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Teaching Salary in California
In the state public school system, teacher salary in California is determined by individual school districts. According to the Sacramento Bee, the average teacher salary in 2011 was $67,871. Districts with the highest average teacher salaries in California are located near Santa Barbara, San Francisco and Los Angeles. Montecito Union Elementary District, covering a wealthy community near Santa Barbara, is the top-paying district with an average salary of $101,066. The second and third highest paying districts are both located in Santa Clara County, which is also home to Silicon Valley. The average salary in the Mountain View-Los Altos Union district is $100,530, while Los Gatos-Saratoga Joint Union has an average salary of $92,636. Laguna Beach Unified, located outside Los Angeles in Orange County, is fourth on the list with an average salary of $91,828.
Teacher salary is determined by a number of factors, including an area’s cost of living, district funding and the number of experienced teachers working in the district. An individual teacher’s salary is generally based on college units completed and years of teaching experience. Across the state, starting teacher salaries are considerably lower than district average salaries. According to EdSource, starting teachers earn $45,637 in Los Angeles and $38,347 in San Diego.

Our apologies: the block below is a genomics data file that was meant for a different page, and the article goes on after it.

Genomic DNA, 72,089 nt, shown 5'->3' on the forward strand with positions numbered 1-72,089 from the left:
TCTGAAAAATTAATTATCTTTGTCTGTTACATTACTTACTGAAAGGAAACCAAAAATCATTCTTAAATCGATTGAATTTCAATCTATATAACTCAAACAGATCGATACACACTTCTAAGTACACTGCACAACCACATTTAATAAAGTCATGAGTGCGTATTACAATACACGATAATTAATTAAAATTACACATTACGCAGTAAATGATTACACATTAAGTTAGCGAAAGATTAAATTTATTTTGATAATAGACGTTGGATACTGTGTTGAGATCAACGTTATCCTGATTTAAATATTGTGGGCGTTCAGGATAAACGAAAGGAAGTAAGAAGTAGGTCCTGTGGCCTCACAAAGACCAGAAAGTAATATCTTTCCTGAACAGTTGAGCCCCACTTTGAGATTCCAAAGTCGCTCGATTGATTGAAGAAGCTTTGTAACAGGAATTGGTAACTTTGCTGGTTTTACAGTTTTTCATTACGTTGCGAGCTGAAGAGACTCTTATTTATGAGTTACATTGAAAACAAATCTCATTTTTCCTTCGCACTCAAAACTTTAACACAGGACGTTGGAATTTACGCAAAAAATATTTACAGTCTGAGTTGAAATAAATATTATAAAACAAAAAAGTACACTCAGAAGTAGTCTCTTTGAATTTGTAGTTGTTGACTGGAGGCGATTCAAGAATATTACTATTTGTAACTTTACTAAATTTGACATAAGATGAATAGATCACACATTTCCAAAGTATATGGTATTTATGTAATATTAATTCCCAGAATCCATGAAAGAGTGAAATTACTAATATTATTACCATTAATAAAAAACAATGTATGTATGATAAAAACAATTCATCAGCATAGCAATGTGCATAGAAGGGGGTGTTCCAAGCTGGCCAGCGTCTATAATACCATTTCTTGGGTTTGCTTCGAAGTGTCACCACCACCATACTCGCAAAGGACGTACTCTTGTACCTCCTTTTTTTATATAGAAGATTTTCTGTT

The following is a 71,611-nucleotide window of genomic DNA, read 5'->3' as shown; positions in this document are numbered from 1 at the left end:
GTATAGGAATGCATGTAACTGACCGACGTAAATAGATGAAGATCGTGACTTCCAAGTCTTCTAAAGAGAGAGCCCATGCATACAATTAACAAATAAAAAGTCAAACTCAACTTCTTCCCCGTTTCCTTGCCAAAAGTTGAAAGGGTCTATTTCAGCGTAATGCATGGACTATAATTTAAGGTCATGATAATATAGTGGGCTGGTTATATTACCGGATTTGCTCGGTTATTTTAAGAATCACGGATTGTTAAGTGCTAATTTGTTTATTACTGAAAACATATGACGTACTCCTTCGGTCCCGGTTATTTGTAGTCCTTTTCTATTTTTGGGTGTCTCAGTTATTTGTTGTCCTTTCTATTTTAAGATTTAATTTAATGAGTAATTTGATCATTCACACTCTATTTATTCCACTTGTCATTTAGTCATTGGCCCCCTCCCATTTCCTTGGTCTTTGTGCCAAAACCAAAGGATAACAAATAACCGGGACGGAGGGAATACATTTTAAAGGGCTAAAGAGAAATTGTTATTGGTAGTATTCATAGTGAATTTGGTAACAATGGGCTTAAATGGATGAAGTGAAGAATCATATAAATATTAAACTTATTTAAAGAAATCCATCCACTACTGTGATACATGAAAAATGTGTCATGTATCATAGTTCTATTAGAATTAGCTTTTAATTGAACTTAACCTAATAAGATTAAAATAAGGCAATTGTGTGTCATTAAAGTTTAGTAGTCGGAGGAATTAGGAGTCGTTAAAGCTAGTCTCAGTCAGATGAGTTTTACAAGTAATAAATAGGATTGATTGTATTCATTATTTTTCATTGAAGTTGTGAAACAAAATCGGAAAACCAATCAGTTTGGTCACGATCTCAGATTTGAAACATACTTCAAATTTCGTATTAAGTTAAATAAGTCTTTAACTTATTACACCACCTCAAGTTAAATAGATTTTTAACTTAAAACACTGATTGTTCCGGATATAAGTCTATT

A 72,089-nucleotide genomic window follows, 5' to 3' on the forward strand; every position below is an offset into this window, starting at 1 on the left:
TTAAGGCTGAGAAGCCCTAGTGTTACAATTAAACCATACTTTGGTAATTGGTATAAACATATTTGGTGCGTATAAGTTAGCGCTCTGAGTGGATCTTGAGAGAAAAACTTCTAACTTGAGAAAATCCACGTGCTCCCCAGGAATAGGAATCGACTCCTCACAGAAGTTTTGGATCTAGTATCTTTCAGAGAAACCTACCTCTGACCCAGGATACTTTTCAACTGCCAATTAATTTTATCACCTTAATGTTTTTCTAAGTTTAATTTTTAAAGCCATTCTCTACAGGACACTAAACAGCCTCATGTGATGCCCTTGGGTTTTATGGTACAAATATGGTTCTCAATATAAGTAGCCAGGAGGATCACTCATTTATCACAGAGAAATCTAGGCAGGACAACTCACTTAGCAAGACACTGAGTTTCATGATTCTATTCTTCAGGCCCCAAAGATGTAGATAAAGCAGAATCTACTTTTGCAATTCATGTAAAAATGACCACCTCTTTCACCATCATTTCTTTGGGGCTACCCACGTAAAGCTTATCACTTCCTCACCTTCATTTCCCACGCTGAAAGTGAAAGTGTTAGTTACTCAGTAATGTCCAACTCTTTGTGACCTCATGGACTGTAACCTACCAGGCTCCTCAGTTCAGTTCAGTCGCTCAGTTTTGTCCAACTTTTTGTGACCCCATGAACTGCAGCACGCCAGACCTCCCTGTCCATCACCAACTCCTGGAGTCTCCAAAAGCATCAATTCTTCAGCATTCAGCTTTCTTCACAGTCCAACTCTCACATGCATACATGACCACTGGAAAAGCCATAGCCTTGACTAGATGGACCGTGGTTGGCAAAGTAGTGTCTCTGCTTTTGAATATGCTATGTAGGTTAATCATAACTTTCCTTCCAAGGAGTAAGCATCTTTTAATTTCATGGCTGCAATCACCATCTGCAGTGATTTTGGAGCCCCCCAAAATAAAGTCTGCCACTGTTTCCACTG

California teaching jobs also include a number of non-salary benefits that should also be considered when seeking employment as a teacher. These include health insurance, paid leave and retirement benefits. There are also state and national programs that provide bonuses, loan forgiveness and other financial incentives for teachers.
Despite some staff reductions, California has an increasing long-term need for teachers, especially in high-need subject areas like special education, math and science. Increases in both the number of retiring teachers and in the number of students will fuel the demand for teachers in districts throughout the state.
The Teach California website (which is sponsored by the California Department of Education) suggests that teachers and teaching candidates who want to increase their marketability should consider these actions: earn an additional credential, add subject matter authorizations to an existing credential, and teach adult education or vocational education.
There is a common belief that private school teachers command higher salaries than teachers in public schools, but according to PayScale, this is not the case. The average teacher salary for California K-12 private school teachers is reported to be $45,410. The lower average salary paid by private schools may be due in part to the fact that state certification is not required for private school educators. Despite generally lower salaries, many teachers choose to teach at private schools in exchange for smaller class sizes, teaching philosophy or religious affiliation.
Visit the Sacramento Bee website and see a breakdown of average teacher salary by school district, as well as by individual school. You can also find detailed teacher salary information in the California Department of Education Form J-90 and in the California Employment Development Department’s Occupational Wages database (look for teacher salary information in the 252000 range of job codes for step No. 6). Read our blog post to learn about how to become a teacher in California.
Photo credit to iChaz on Flickr.com